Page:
1 of 2
Photo by WallyG/Flickr. Some Rights Reserved
The Supreme Court of the United States of America.
2 of 2
The Rev. Joey Reed says he's not among those Christians who want to decide the fates of others, such as when Galileo faced the Roman Inquisition in this painting by Cristiano Banti.
You likely have an opinion.
I do, too. I’d like our opinions to meet, have coffee, and learn from each other.
Here’s mine. The ruling of the Supreme Court makes perfect sense if you understand that the Constitution is the operative document.
The ruling of the Supreme Court makes no sense if you think that the Constitution is based on Scripture as the operative document.
The ruling of the Supreme Court makes some sense, but adds a great deal of tension to our legal, ethical, and moral understanding of the Constitution, a document influenced by Scripture and written by men who were at least familiar with the principles contained therein.
That said, I think it is time for a clear distinction between legislating our beliefs and legislating ethical behavior. We’ve spent far too long on the former and ignored the latter.
A Developing Philosophy of Government
The business of legislating is designed for the common good. I know enough about the Constitution to understand that. Laws are not about making people agree with a cultural or religious position. Our society no longer has the ability nor the desire to enforce the broad cultural norms that once predominated.
For many, that’s a good thing. But for others, it is a moment of panic. It is a time of desperation. And legislation seems to be the last-ditch-effort weapon of choice.
As much as I would like people to agree with me on every subjective matter, I can’t see that happening. The reason is plain: I don’t agree with the growing majorities in society on a broad raft of issues. Should I mount some sort of morality crusade and get people back to behaving like “God-fearing Americans?” No, not really. Because God-fearing Americans disagree on some of these issues. And, as a matter of faith, it can be very difficult to bring an argument that doesn’t collapse under the weight of empirical evidence.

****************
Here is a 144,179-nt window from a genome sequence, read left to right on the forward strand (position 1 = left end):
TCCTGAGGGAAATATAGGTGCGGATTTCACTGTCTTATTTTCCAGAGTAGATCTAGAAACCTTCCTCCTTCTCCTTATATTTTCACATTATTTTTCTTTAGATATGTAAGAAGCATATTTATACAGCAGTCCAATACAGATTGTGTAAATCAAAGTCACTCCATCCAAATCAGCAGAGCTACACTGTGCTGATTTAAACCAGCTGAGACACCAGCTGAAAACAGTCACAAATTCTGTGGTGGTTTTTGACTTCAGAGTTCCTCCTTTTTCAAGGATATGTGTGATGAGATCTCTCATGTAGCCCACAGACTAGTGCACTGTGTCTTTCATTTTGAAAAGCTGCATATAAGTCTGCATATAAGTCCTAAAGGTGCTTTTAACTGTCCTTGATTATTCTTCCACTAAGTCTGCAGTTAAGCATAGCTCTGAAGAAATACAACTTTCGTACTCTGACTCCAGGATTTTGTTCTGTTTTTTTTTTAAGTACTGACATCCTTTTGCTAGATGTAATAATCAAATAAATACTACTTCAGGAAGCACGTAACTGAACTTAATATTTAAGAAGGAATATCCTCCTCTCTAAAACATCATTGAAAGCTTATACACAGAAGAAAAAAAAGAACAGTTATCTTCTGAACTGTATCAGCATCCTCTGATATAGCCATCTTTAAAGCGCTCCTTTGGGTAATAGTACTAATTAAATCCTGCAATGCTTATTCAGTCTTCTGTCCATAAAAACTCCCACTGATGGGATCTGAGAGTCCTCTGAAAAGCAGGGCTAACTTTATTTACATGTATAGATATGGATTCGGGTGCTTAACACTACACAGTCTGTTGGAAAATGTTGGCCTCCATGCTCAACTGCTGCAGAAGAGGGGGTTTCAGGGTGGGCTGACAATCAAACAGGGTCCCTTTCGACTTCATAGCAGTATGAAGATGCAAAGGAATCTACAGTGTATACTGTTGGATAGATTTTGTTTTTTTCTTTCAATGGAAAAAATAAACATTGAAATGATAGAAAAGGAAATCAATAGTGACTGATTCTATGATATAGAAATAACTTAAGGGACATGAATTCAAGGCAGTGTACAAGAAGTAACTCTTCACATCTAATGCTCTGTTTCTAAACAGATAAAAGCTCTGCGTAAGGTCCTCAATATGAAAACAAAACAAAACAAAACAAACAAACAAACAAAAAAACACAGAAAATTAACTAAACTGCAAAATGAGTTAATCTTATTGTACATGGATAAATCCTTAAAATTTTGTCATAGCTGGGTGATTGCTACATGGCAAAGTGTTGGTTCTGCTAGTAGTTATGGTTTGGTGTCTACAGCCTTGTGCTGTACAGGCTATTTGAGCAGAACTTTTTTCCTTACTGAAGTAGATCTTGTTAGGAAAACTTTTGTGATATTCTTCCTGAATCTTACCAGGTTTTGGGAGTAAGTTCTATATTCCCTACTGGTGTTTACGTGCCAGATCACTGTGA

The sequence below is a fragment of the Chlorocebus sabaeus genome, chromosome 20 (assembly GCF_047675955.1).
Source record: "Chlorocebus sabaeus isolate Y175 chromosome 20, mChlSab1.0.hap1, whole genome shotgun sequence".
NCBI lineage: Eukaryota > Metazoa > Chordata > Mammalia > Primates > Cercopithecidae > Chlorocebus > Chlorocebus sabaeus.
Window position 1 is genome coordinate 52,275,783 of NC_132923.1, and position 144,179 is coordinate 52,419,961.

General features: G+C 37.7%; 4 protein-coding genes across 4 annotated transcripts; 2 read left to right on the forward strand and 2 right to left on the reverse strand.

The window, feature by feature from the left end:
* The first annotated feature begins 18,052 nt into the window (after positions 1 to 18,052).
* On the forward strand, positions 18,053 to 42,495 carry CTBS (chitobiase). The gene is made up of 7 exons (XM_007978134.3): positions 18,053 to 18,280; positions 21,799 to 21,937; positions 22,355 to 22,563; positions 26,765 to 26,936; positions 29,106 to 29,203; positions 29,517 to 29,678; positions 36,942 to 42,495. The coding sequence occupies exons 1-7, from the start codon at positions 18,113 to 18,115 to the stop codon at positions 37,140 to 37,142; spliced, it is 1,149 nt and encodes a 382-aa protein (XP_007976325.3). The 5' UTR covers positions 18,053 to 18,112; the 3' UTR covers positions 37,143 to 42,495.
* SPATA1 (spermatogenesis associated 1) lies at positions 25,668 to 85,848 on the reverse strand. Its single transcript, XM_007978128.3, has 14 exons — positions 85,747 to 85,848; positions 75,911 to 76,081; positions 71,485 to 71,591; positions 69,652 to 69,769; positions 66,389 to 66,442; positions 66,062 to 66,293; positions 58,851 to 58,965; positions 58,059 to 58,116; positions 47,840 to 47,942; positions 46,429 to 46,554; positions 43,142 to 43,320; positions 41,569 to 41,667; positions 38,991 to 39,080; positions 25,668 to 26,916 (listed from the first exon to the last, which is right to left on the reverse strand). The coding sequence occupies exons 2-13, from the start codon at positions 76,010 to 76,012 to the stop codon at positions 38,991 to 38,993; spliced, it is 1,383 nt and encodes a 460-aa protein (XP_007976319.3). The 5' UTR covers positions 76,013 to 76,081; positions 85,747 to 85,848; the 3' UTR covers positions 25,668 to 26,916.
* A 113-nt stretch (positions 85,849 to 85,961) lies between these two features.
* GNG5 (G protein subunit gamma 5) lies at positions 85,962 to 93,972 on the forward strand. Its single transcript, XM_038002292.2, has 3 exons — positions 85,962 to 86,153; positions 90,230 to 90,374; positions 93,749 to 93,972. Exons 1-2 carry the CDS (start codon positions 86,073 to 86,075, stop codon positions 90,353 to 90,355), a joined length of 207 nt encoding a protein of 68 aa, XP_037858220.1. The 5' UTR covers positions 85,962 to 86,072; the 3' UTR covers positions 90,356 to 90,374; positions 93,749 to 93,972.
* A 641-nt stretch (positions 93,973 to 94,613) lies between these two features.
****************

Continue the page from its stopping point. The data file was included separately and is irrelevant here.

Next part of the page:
Most of these issues are subjective, which means that interpretation and choice is very much involved. In my way of thinking, this means that free-will Christians (if they are willing to put their money where their mouth is) should get busy wishing people well on their chosen path in life, even if it is a moment of disagreement.
One of the truest measures of our character is the manner in which we disagree with someone. Jesus forgave the very men who killed him. Jesus was civil to the men who were turning the political wheels that meant his death. He saved his anger for the moment when the system was forcing itself upon those who could not resist it and could not comply with it without detriment.
In this country, there are plenty of objective issues that have been ignored for a very long time. We have passed multiple laws to force compliance with our beliefs. Yet we’ve failed to control behaviors that are self-serving to a pitifully small number of people and harmful to the nation.